PARALLEL HISTORY BIBLE - Luke 5:32
CHAPTERS: Luke 1, 2, 3, 4, 5, 6, 7, 8, 9, 10, 11, 12, 13, 14, 15, 16, 17, 18, 19, 20, 21, 22, 23, 24
VERSES: 1, 2, 3, 4, 5, 6, 7, 8, 9, 10, 11, 12, 13, 14, 15, 16, 17, 18, 19, 20, 21, 22, 23, 24, 25, 26, 27, 28, 29, 30, 31, 32, 33, 34, 35, 36, 37, 38, 39
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How then shall the sick be strengthened, or how shall sinners come to repentance? Is it by persevering in the very same courses? or, on the contrary, is it by undergoing a great change and reversal of their former mode of living, by which they have brought upon themselves no slight amount of sickness, and many sins? But ignorance, the mother of all these, is driven out by knowledge. Wherefore the Lord used to impart knowledge to His disciples, by which also it was His practice to heal those who were suffering, and to keep back sinners from sin. He therefore did not address them in accordance with their pristine notions, nor did He reply to them in harmony with the opinion of His questioners, but according to the doctrine leading to salvation, without hypocrisy or respect of person.
LXX- Greek Septuagint - Luke 5:32 ουκ 3756 εληλυθα 2064 5754 καλεσαι 2564 5658 δικαιους 1342 αλλα 235 αμαρτωλους 268 εις 1519 μετανοιαν 3341
Douay Rheims Bible I came not to call the just, but sinners to penance.
King James Bible - Luke 5:32 I came not to call the righteous, but sinners to repentance.
World English Bible I have not come to call the righteous, but sinners to repentance."
Early Church Father Links Anf-01 ix.iv.vi Pg 5, Anf-01 vi.ii.v Pg 5, Anf-07 x.iii Pg 22, Anf-09 iv.iii.vii Pg 49, Anf-09 xii.vi.ii Pg 6, Npnf-101 vii.1.CII Pg 69, Npnf-105 x.iii.xxiii Pg 8, Npnf-105 x.iii.xl Pg 3, Npnf-106 vi.v.xxviii Pg 11, Npnf-110 iii.XXX Pg 54
World Wide Bible Resources
Early Christian Commentary - (A.D. 100 - A.D. 325)
Anf-01 ix.iv.vi Pg 5
Luke v. 31, 32.
Anf-03 v.iv.v.xi Pg 6 For since by “those that are sick” he meant that the heathens and publicans should be understood, whom he was choosing, he affirmed of the Jews that they were “whole” for whom he said that a physician was not necessary. This being the case, he makes a mistake in coming down3815
Luke v. 31.
3815 Male descendit. to destroy the law, as if for the remedy of a diseased condition. because they who were living under it were “whole,” and “not in want of a physician.” How, moreover, does it happen that he proposed the similitude of a physician, if he did not verify it? For, just as nobody uses a physician for healthy persons, so will no one do so for strangers, in so far as he is one of Marcion’s god-made men,3816
3816 Homo a deo Marcionis. having to himself both a creator and preserver, and a specially good physician, in his Christ. This much the comparison predetermines, that a physician is more usually furnished by him to whom the sick people belong. Whence, too, does John come upon the scene? Christ, suddenly; and just as suddenly, John!3817
3817 See chap. vii. of this book, and chap. ii. of book. iii. After this fashion occur all things in Marcion’s system. They have their own special and plenary course3818
3818 Plenum ordinem. in the Creator’s dispensation. Of John, however, what else I have to say will be found in another passage.3819
3819 See below, chap. xviii. To the several points which now come before us an answer must be given. This, then, I will take care to do3820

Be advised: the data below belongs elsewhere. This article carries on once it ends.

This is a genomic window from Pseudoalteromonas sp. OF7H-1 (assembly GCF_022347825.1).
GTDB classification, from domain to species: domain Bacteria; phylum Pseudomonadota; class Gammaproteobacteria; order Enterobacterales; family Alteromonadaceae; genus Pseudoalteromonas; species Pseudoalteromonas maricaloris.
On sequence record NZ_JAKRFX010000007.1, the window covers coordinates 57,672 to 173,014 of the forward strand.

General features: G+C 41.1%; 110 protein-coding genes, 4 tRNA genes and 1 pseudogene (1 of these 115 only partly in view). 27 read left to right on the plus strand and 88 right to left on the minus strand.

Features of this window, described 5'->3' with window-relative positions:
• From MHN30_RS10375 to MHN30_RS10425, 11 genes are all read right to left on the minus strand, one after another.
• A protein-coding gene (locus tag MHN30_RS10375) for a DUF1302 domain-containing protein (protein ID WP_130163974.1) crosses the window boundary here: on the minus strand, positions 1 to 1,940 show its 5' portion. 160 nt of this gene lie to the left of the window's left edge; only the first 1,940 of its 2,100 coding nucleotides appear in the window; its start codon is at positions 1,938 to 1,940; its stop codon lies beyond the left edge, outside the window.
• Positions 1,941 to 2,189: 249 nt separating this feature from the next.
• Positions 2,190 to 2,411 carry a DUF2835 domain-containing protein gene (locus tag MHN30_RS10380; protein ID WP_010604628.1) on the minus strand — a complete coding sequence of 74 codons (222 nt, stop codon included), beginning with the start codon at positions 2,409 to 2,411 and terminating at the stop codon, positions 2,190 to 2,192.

3820 Tuebor.—demonstrate that, reciprocally, John is suitable to Christ, and Christ to John, the latter, of course, as a prophet of the Creator, just as the former is the Creator’s Christ; and so the heretic may blush at frustrating, to his own frustration, the mission of John the Baptist. For if there had been no ministry of John at all—“the voice,” as Isaiah calls him, “of one crying in the wilderness,” and the preparer of the ways of the Lord by denunciation and recommendation of repentance; if, too, he had not baptized (Christ) Himself3821
3821 Ipsum. along with others, nobody could have challenged the disciples of Christ, as they ate and drank, to a comparison with the disciples of John, who were constantly fasting and praying; because, if there existed any diversity3822
3822 Marcion’s diversitas implied an utter incompatibility between John and Christ; for it assigned John to the Creator, from whom it took Christ away. between Christ and John, and their followers respectively, no exact comparison would be possible, nor would there be a single point where it could be challenged. For nobody would feel surprise, and nobody would be perplexed, although there should arise rival predictions of a diverse deity, which should also mutually differ about modes of conduct,3823
3823 De disciplinis: or, “about discipleships.” having a prior difference about the authorities3824
3824 De auctoritatibus; or, “about the authors thereof.” upon which they were based. Therefore Christ belonged to John, and John to Christ; while both belonged to the Creator, and both were of the law and the prophets, preachers and masters. Else Christ would have rejected the discipline of John, as of the rival god, and would also have defended the disciples, as very properly pursuing a different walk, because consecrated to the service of another and contrary deity. But as it is, while modestly3825
3825 Humiliter. giving a reason why “the children of the bridegroom are unable to fast during the time the bridegroom is with them,” but promising that “they should afterwards fast, when the bridegroom was taken away from them,”3826
Anf-03 v.viii.ix Pg 6 although not honourable, since “we bestow more abundant honour upon the less honourable members;”7347
Luke v. 31.
Edersheim Bible History
Lifetimes viii.xvii Pg 1.3, Lifetimes viii.xvii Pg 3.1
Treasury of Scriptural Knowledge, Chapter 5
VERSE (32) -
Lu 4:18,19; 15:7,10; 18:10-14; 19:10; 24:47 Isa 55:6,7; 57:15 Mt 18:11
PARALLEL VERSE BIBLE